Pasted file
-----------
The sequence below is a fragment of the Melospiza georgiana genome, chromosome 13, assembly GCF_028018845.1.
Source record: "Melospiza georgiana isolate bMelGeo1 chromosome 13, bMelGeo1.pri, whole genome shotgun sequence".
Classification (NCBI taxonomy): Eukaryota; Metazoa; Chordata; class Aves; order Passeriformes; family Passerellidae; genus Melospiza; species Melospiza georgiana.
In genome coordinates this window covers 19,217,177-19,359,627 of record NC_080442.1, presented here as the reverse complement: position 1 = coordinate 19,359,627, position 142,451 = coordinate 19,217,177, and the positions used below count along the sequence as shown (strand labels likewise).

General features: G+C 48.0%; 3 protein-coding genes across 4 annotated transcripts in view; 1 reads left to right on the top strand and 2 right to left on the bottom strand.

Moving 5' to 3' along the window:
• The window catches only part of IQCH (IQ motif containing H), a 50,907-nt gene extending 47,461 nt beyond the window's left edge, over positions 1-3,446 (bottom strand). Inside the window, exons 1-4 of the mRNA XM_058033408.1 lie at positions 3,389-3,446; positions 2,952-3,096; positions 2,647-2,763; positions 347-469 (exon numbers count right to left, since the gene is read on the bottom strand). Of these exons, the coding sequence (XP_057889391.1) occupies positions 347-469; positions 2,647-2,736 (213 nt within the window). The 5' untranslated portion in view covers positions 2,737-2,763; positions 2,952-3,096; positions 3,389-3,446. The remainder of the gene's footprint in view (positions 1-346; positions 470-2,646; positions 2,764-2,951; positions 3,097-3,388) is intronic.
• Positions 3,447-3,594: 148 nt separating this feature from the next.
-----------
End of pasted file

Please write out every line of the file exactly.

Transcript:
The sequence below is a fragment of the Melospiza georgiana genome, chromosome 13, assembly GCF_028018845.1.
Source record: "Melospiza georgiana isolate bMelGeo1 chromosome 13, bMelGeo1.pri, whole genome shotgun sequence".
Classification (NCBI taxonomy): Eukaryota; Metazoa; Chordata; class Aves; order Passeriformes; family Passerellidae; genus Melospiza; species Melospiza georgiana.
In genome coordinates this window covers 19,217,177-19,359,627 of record NC_080442.1, presented here as the reverse complement: position 1 = coordinate 19,359,627, position 142,451 = coordinate 19,217,177, and the positions used below count along the sequence as shown (strand labels likewise).

General features: G+C 48.0%; 3 protein-coding genes across 4 annotated transcripts in view; 1 reads left to right on the top strand and 2 right to left on the bottom strand.

Moving 5' to 3' along the window:
• The window catches only part of IQCH (IQ motif containing H), a 50,907-nt gene extending 47,461 nt beyond the window's left edge, over positions 1-3,446 (bottom strand). Inside the window, exons 1-4 of the mRNA XM_058033408.1 lie at positions 3,389-3,446; positions 2,952-3,096; positions 2,647-2,763; positions 347-469 (exon numbers count right to left, since the gene is read on the bottom strand). Of these exons, the coding sequence (XP_057889391.1) occupies positions 347-469; positions 2,647-2,736 (213 nt within the window). The 5' untranslated portion in view covers positions 2,737-2,763; positions 2,952-3,096; positions 3,389-3,446. The remainder of the gene's footprint in view (positions 1-346; positions 470-2,646; positions 2,764-2,951; positions 3,097-3,388) is intronic.
• Positions 3,447-3,594: 148 nt separating this feature from the next.